10.
Pythagorean prime
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A Pythagorean prime is a prime number of the form 4n +1. Pythagorean primes are exactly the odd numbers that are the sum of two squares. For instance, the number 5 is a Pythagorean prime, √5 is the hypotenuse of a triangle with legs 1 and 2. The first few Pythagorean primes are 5,13,17,29,37,41,53,61,73,89,97,101,109,113, by Dirichlets theorem on arithmetic progressions, this sequence is infinite. More strongly, for n, the numbers of Pythagorean and non-Pythagorean primes up to n are approximately equal. However, the number of Pythagorean primes up to n is frequently smaller than the number of non-Pythagorean primes. For example, the values of n up to 600000 for which there are more Pythagorean than non-Pythagorean odd primes are 26861 and 26862. Sum of one odd square and one square is congruent to 1 mod 4. Fermats theorem on sums of two states that the prime numbers that can be represented as sums of two squares are exactly 2 and the odd primes congruent to 1 mod 4. The representation of such number is unique, up to the ordering of the two squares. Another way to understand this representation as a sum of two squares involves Gaussian integers, the numbers whose real part and imaginary part are both integers. The norm of a Gaussian integer x + yi is the number x2 + y2, thus, the Pythagorean primes occur as norms of Gaussian integers, while other primes do not. Within the Gaussian integers, the Pythagorean primes are not considered to be prime numbers, similarly, their squares can be factored in a different way than their integer factorization, as p2 =22 =. The real and imaginary parts of the factors in these factorizations are the leg lengths of the right triangles having the given hypotenuses, in the finite field Z/p with p a Pythagorean prime, the polynomial equation x2 = −1 has two solutions. This may be expressed by saying that −1 is a quadratic residue mod p, in contrast, this equation has no solution in the finite fields Z/p where p is an odd prime but is not Pythagorean. Pythagorean Primes, including 5,13 and 137, sloanes A007350, Where prime race 4n-1 vs. 4n+1 changes leader. The On-Line Encyclopedia of Integer Sequences

11.
Bell number
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In combinatorial mathematics, the Bell numbers count the number of partitions of a set. These numbers have been studied by mathematicians since the 19th century, and their roots go back to medieval Japan, but they are named after Eric Temple Bell, who wrote about them in the 1930s. The nth of these numbers, Bn, counts the number of different ways to partition a set that has n elements, or equivalently. Outside of mathematics, the number also counts the number of different rhyme schemes for n-line poems. As well as appearing in counting problems, these numbers have a different interpretation, in particular, Bn is the nth moment of a Poisson distribution with mean 1. In general, Bn is the number of partitions of a set of size n, a partition of a set S is defined as a set of nonempty, pairwise disjoint subsets of S whose union is S. For example, B3 =5 because the 3-element set can be partitioned in 5 distinct ways, b0 is 1 because there is exactly one partition of the empty set. Every member of the empty set is a nonempty set, therefore, the empty set is the only partition of itself. As suggested by the set notation above, we consider neither the order of the partitions nor the order of elements within each partition and this means that the following partitionings are all considered identical. If, instead, different orderings of the sets are considered to be different partitions, If a number N is a squarefree positive integer, then Bn gives the number of different multiplicative partitions of N. These are factorizations of N into numbers greater than one, treating two factorizations as the same if they have the same factors in a different order. A rhyme scheme describes which lines rhyme with other. Thus, the 15 possible four-line rhyme schemes are AAAA, AAAB, AABA, AABB, AABC, ABAA, ABAB, ABAC, ABBA, ABBB, ABBC, ABCA, ABCB, ABCC, and ABCD. The Bell numbers come up in a card shuffling problem mentioned in the addendum to Gardner, of these, the number that return the deck to its original sorted order is exactly Bn. Thus, the probability that the deck is in its original order after shuffling it in this way is Bn/nn, probability that would describe a uniformly random permutation of the deck. Related to card shuffling are several problems of counting special kinds of permutations that are also answered by the Bell numbers. For instance, the nth Bell number equals number of permutations on n items in which no three values that are in sorted order have the last two of three consecutive. The permutations that avoid the generalized patterns 12-3, 32-1, 3-21, 1-32, 3-12, 21-3, the permutations in which every 321 pattern can be extended to a 3241 pattern are also counted by the Bell numbers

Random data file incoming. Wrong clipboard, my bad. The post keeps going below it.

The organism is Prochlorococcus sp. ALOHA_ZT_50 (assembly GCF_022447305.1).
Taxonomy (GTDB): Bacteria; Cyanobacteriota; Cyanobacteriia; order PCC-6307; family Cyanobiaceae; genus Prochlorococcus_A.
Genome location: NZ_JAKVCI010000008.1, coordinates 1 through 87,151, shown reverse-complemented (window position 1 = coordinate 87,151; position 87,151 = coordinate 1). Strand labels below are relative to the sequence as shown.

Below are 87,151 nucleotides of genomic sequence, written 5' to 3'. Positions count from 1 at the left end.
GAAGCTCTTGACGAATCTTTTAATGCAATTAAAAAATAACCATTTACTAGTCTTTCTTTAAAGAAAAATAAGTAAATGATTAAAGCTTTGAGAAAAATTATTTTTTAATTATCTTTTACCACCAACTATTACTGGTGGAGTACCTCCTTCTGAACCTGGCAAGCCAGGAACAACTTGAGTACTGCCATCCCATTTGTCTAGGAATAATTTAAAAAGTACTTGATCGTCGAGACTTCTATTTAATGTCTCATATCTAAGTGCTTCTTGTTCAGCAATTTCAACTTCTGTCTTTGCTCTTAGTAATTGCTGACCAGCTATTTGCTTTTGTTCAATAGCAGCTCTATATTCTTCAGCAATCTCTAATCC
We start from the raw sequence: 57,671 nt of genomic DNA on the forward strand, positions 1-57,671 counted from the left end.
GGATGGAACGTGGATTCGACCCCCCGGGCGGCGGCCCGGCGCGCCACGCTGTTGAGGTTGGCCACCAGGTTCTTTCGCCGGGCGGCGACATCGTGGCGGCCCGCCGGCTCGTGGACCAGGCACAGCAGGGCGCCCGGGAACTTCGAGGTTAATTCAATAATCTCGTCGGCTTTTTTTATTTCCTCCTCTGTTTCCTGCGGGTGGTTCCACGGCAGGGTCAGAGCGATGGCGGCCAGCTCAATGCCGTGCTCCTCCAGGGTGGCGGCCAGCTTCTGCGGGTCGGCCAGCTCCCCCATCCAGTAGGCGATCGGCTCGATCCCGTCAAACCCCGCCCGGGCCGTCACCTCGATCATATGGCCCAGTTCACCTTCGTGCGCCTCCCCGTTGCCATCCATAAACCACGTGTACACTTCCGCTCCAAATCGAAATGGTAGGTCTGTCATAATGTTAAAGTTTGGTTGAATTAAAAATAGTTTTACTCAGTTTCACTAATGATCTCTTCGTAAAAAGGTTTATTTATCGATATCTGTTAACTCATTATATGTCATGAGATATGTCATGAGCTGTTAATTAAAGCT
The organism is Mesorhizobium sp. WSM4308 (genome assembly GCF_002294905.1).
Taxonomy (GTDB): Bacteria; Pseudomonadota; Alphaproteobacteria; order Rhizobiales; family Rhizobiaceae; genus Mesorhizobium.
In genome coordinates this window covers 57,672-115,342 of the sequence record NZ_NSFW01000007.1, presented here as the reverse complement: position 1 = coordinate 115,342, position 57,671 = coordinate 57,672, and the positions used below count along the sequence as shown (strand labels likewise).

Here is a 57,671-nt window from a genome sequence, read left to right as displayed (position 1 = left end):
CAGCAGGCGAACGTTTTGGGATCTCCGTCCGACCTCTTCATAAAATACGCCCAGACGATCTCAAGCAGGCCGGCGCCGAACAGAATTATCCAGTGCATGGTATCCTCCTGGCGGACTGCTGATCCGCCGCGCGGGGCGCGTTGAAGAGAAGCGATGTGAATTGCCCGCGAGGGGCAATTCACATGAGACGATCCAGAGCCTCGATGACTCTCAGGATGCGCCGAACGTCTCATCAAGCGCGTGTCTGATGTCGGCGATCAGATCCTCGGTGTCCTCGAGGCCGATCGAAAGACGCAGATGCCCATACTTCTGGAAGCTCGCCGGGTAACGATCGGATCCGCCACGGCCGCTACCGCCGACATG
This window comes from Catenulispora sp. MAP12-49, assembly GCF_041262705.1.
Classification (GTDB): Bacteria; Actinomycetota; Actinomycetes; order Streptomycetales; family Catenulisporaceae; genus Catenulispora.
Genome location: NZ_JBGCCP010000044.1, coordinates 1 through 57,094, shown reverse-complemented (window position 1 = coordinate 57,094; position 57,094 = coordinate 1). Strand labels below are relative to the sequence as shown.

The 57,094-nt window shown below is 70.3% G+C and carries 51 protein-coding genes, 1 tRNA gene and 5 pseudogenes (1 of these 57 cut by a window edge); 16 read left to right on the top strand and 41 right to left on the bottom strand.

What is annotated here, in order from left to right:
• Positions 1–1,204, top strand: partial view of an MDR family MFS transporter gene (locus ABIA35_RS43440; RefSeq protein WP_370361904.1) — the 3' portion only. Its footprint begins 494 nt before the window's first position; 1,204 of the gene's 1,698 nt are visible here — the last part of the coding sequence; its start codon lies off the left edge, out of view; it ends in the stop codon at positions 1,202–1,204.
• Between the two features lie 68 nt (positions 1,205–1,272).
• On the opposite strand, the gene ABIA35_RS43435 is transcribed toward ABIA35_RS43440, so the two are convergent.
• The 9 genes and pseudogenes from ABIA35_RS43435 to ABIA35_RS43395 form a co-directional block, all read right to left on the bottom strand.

12.
Mersenne prime
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In mathematics, a Mersenne prime is a prime number that is one less than a power of two. That is, it is a number that can be written in the form Mn = 2n −1 for some integer n. They are named after Marin Mersenne, a French Minim friar, the first four Mersenne primes are 3,7,31, and 127. If n is a number then so is 2n −1. The definition is therefore unchanged when written Mp = 2p −1 where p is assumed prime, more generally, numbers of the form Mn = 2n −1 without the primality requirement are called Mersenne numbers. The smallest composite pernicious Mersenne number is 211 −1 =2047 =23 ×89, Mersenne primes Mp are also noteworthy due to their connection to perfect numbers. As of January 2016,49 Mersenne primes are known, the largest known prime number 274,207,281 −1 is a Mersenne prime. Since 1997, all newly found Mersenne primes have been discovered by the “Great Internet Mersenne Prime Search”, many fundamental questions about Mersenne primes remain unresolved. It is not even whether the set of Mersenne primes is finite or infinite. The Lenstra–Pomerance–Wagstaff conjecture asserts that there are infinitely many Mersenne primes,23 | M11,47 | M23,167 | M83,263 | M131,359 | M179,383 | M191,479 | M239, and 503 | M251. Since for these primes p, 2p +1 is congruent to 7 mod 8, so 2 is a quadratic residue mod 2p +1, since p is a prime, it must be p or 1. The first four Mersenne primes are M2 =3, M3 =7, M5 =31, a basic theorem about Mersenne numbers states that if Mp is prime, then the exponent p must also be prime. This follows from the identity 2 a b −1 = ⋅ = ⋅ and this rules out primality for Mersenne numbers with composite exponent, such as M4 =24 −1 =15 =3 ×5 = ×. Though the above examples might suggest that Mp is prime for all p, this is not the case. The evidence at hand does suggest that a randomly selected Mersenne number is more likely to be prime than an arbitrary randomly selected odd integer of similar size. Nonetheless, prime Mp appear to grow increasingly sparse as p increases, in fact, of the 2,270,720 prime numbers p up to 37,156,667, Mp is prime for only 45 of them. The lack of any simple test to determine whether a given Mersenne number is prime makes the search for Mersenne primes a difficult task, the Lucas–Lehmer primality test is an efficient primality test that greatly aids this task. The search for the largest known prime has somewhat of a cult following, consequently, a lot of computer power has been expended searching for new Mersenne primes, much of which is now done using distributed computing